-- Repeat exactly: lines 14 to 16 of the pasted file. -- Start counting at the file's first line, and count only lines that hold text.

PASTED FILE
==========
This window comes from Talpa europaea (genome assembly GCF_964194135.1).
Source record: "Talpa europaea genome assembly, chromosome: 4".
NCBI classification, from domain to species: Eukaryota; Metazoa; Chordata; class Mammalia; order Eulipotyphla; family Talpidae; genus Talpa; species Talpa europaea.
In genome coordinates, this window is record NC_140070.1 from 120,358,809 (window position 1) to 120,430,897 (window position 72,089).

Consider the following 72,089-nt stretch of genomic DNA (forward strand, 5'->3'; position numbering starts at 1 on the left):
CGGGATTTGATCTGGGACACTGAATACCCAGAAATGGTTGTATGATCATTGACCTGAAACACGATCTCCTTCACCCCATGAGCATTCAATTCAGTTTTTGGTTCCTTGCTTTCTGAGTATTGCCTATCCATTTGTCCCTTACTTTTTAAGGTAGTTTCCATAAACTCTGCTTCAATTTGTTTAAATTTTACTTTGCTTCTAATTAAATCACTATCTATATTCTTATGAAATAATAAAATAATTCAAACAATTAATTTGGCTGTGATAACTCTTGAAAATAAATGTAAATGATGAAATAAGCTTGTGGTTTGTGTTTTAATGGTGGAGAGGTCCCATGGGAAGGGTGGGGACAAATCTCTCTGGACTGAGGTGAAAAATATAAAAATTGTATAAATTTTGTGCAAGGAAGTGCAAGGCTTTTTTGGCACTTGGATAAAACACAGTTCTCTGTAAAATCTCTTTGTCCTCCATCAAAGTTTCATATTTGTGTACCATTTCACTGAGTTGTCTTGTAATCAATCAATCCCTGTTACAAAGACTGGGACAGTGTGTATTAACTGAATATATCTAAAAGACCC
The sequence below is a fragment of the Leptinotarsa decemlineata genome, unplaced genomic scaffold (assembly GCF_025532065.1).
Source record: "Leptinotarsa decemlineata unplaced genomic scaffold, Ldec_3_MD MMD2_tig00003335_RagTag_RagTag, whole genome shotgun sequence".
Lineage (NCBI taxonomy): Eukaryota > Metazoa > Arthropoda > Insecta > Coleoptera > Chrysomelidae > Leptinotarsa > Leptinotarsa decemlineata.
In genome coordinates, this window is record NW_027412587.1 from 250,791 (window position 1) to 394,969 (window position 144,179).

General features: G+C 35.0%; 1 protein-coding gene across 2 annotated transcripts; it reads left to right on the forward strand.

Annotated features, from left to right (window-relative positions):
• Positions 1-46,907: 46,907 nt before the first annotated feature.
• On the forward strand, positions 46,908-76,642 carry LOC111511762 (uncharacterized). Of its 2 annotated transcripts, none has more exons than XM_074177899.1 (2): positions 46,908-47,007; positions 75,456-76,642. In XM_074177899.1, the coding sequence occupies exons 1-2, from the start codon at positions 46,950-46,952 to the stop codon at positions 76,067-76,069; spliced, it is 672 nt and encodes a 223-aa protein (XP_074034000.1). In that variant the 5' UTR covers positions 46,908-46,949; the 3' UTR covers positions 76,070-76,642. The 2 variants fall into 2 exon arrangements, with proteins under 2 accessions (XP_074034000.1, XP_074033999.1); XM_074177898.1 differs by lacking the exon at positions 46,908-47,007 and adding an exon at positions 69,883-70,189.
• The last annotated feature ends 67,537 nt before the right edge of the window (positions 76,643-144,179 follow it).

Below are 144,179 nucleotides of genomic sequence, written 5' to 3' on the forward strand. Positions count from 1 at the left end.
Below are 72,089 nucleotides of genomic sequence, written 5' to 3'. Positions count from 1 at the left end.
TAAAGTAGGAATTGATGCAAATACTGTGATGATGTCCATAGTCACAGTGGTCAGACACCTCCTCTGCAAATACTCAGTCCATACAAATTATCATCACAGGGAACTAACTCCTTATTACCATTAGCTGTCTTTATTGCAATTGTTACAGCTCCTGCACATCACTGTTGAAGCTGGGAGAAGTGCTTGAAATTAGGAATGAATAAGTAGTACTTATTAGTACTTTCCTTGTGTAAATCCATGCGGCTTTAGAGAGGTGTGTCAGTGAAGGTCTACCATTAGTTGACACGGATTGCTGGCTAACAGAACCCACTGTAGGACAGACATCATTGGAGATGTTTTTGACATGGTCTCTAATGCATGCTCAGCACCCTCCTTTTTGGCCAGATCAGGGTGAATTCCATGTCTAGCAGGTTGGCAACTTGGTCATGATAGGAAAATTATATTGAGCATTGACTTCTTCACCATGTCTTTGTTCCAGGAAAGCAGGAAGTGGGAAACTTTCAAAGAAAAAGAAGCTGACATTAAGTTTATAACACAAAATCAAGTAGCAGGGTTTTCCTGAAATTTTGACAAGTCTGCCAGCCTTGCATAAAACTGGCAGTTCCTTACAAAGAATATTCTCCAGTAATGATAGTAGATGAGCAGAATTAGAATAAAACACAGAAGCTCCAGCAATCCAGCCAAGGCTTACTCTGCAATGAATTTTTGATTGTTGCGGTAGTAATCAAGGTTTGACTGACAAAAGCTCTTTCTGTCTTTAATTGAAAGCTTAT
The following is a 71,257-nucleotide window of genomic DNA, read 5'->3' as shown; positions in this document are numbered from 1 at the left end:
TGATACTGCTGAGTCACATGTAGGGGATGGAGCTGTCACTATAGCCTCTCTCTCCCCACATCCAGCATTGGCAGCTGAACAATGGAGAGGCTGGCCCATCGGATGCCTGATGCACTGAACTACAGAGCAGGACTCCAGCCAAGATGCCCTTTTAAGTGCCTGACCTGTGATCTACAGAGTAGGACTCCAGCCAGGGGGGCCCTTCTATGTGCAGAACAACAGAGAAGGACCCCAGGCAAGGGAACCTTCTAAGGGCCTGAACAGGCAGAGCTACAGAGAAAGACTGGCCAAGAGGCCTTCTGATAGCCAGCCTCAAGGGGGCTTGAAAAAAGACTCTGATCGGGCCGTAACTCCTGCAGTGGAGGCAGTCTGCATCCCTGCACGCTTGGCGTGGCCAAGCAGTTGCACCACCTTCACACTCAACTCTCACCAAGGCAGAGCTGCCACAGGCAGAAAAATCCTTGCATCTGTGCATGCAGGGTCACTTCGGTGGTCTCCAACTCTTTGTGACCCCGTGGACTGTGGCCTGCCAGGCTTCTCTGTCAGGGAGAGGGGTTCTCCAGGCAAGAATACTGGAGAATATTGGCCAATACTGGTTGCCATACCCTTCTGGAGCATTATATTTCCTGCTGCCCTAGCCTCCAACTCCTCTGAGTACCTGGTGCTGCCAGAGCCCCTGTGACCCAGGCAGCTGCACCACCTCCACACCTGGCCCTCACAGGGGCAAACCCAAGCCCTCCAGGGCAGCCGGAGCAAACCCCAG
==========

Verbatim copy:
• On the forward strand, positions 46,908-76,642 carry LOC111511762 (uncharacterized). Of its 2 annotated transcripts, none has more exons than XM_074177899.1 (2): positions 46,908-47,007; positions 75,456-76,642. In XM_074177899.1, the coding sequence occupies exons 1-2, from the start codon at positions 46,950-46,952 to the stop codon at positions 76,067-76,069; spliced, it is 672 nt and encodes a 223-aa protein (XP_074034000.1). In that variant the 5' UTR covers positions 46,908-46,949; the 3' UTR covers positions 76,070-76,642. The 2 variants fall into 2 exon arrangements, with proteins under 2 accessions (XP_074034000.1, XP_074033999.1); XM_074177898.1 differs by lacking the exon at positions 46,908-47,007 and adding an exon at positions 69,883-70,189.
• The last annotated feature ends 67,537 nt before the right edge of the window (positions 76,643-144,179 follow it).

Below are 144,179 nucleotides of genomic sequence, written 5' to 3' on the forward strand. Positions count from 1 at the left end.